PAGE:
Before-we-start agreements

It can be so easy to jump in to a task, a job, or project. 

However, this can create issues. Have you ever been far along in a project and realize you wish you could go back to the beginning and set up an agreement that would allow you to work better? Maybe you’re wishing you would have been paid ahead of time, boundaries on your time, or more realistic deliverables. 

Whether you are a salaried employee, freelance contractor, or volunteer committee member, if we’re not careful, we can fall into situations where expectations are misaligned, balls are dropped, and people get frustrated . . . including you.

Here’s a potential solution... set up an agreement

Something you can try is setting up a “before we start” agreement. 

Step 1 — Pause your personal work on the project. Before your jump head-first into your project, remember to pause and clarify and agree first. If you’re already working on the project, don’t worry, it’s not too late. Pause now before you do anything else. This is better than waiting until the end!

Step 2 — Create your “front end” agreement. You can also call this your Front-loaded Agreement, Before-We-Start Agreement, Working Expectations Agreement, or Memo-of-Understanding (MOU). It’s important you create this in writing and not just out loud. Having it digital and easily recall-able helps, too. It doesn’t have to be more than 1 typed page with plenty of margins and white space. Here are some potential sections to outline:

  • A short description of the work to be provided
  • Boundaries of time and energy
  • Expectation on delivery date
  • Variables that could change the delivery date or other conditions
  • What this “doesn’t include” section (helpful to keep the scope narrow)

Step 3 — Share the agreement digitally. Share a copy of your document with your boss or team digitally and make sure everyone has enough time to process what’s been written. It’s important they have a copy on their end so they can refer back to it down the road.

Step 4 — Make the agreement and move forward. If you need to make adjustments, do so, then re-send it to everyone. Now that you have the clarity on the expectations and deliverables, you and everyone else is now accountable. You’ve set up the boundaries and your mind will actually be able to relax and focus on the outcome. 

Prevent frustration and overwork with these powerful, yet simple tools

When working on a team, have you ever been frustrated because a project did not turn out quite right?

It turns out that our expectations are often linked to frustration and overwork. If we want to prevent frustration, we must consider how we communicate our personal expectations. Consider these questions:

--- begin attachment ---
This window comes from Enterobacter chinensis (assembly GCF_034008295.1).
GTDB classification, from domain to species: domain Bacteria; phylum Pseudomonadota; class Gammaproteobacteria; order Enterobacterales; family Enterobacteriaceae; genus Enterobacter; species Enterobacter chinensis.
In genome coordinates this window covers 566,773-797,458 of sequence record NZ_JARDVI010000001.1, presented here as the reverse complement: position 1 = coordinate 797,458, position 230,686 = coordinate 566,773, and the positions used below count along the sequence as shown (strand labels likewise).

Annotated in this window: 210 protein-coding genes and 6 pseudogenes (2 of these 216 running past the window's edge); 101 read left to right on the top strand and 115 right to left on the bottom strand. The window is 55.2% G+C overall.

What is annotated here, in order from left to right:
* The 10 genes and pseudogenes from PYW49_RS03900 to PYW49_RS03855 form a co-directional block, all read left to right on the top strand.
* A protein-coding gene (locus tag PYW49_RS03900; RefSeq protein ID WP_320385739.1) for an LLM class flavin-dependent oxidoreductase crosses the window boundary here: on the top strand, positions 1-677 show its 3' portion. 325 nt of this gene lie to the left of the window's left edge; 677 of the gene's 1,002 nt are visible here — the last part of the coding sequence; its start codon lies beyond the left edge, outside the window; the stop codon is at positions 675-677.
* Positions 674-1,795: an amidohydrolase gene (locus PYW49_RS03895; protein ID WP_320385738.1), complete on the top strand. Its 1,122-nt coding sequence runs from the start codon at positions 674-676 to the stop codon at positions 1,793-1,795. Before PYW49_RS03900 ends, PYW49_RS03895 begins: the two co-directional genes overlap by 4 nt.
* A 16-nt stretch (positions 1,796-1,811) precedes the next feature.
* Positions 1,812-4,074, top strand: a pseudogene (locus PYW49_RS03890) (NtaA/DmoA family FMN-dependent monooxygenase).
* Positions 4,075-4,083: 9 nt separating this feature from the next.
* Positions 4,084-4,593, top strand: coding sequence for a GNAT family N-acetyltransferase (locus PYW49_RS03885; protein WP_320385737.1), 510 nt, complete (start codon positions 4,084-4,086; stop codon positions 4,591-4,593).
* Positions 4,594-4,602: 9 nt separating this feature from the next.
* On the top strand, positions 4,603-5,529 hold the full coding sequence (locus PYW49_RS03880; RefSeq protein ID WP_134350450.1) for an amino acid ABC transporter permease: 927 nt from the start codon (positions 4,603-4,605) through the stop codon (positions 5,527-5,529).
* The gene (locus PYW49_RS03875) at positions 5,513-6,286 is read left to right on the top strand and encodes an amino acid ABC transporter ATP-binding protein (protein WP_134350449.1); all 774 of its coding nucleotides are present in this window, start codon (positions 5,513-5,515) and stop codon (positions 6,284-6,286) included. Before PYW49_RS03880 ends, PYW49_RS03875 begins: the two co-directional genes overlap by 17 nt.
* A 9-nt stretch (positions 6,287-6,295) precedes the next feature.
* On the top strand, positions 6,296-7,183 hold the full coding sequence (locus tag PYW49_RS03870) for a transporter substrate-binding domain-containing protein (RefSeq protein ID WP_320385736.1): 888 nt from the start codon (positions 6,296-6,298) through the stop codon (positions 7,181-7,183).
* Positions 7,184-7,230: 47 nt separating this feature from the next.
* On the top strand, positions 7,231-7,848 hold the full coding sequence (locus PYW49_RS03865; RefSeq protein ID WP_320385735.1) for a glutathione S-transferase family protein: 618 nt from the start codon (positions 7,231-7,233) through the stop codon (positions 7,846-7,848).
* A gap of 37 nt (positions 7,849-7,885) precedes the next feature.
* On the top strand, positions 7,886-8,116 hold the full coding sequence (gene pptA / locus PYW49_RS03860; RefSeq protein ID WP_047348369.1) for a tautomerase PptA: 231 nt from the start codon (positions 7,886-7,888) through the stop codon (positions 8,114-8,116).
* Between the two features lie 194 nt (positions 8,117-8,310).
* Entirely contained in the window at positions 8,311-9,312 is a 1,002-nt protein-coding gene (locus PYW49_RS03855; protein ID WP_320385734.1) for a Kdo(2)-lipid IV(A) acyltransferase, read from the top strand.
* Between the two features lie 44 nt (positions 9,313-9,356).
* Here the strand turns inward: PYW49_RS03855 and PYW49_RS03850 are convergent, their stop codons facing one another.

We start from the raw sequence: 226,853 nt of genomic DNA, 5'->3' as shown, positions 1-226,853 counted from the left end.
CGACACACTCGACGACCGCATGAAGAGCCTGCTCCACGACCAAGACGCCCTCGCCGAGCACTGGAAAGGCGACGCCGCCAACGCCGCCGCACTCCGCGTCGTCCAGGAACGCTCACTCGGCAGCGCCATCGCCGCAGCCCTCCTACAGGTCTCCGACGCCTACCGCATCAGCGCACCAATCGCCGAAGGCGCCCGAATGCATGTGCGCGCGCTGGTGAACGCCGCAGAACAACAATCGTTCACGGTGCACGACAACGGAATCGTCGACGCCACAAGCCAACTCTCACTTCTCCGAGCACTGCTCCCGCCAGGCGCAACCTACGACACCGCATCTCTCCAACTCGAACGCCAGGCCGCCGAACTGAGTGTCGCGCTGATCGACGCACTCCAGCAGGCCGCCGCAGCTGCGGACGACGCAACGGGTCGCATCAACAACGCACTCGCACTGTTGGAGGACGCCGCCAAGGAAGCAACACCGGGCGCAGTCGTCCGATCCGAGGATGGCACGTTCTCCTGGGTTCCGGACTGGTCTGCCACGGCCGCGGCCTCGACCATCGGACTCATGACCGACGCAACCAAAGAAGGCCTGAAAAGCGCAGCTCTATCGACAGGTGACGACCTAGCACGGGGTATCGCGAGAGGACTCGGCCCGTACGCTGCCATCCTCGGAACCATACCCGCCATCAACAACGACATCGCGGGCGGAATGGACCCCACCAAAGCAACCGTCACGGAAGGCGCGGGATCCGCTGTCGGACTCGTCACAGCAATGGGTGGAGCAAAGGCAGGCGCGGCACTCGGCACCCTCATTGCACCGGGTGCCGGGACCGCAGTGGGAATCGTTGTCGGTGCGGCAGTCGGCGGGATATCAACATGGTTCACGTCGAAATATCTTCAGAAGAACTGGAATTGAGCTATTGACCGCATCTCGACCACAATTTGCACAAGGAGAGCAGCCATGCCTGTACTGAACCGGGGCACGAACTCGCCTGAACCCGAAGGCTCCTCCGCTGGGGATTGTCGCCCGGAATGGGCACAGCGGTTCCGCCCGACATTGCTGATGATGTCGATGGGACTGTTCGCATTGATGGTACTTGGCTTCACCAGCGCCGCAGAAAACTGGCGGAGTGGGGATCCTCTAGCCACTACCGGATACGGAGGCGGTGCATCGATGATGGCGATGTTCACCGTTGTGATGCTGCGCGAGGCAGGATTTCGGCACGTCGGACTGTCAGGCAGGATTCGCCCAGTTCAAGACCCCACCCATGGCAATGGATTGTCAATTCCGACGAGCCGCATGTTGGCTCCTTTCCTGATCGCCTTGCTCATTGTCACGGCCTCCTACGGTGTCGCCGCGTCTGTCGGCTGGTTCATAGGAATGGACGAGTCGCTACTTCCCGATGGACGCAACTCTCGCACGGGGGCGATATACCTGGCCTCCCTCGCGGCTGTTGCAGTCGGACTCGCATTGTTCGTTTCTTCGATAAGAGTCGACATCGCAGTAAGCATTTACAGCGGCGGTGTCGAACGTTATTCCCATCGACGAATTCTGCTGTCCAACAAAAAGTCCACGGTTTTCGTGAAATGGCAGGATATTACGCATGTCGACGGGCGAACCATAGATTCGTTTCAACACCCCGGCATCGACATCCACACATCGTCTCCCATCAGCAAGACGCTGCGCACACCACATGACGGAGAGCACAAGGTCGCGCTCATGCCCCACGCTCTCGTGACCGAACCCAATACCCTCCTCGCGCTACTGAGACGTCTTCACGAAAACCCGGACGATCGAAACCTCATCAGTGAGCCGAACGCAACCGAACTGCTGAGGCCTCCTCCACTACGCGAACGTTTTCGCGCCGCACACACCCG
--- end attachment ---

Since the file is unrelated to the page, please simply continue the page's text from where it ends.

How often do you clearly set your personal expectations?

How often do you communicate those expectations to your team?

Do you do that a way the brain is wired to understand information?

Do you review your expectations and results consistently?

In this post, I’ll help you learn how to be clear with your team and yourself. Appropriately clarified expectations will prevent frustration, prevent busy work, prevent over work, and help you achieve more focus and momentum.

First, some thoughts on personal expectations (internal processing)

Personal expectations are a picture of what success looks like. But because it’s a personal expectation, it’s highly likely that no one else knows it, except for you. For some, the expectation could be as simple as everyone showing up in the same room at the same time. For others, it looks as elaborate and ornamented as Disneyland.

Notice expectations everywhere

We must grow in our awareness of our expectations. We have expectations for how to spend our personal time, expectations on when you will leave work, how many vacation days you will use, and how hot that caramel macchiato will be…

Every time you go anywhere—a gas station, a website, a conference room—you have an idea of how things will unfold. You expect the nozzle on the gas pump to click off when your tank reaches a certain level. You expect websites to be easy to navigate. You expect conference rooms to have chairs and a place to plug in your laptop. You could probably tell me stories of times when your expectations were NOT met. And I bet you wouldn’t have to look at any notes!

On the other hand, when our expectations are exceeded, we are wowed. When our expectations are not met, we get frustrated and discontent. To avoid frustration, notice your expectations.

To avoid frustration, notice your expectations.

It is easy to grow numb or forget about our expectations. It takes less energy and effort to do the brave work of thinking before we “do.” The problem is many of us do not take the appropriate time and energy (energy is the secret killer in this scenario) to figure out what we really want to see happen.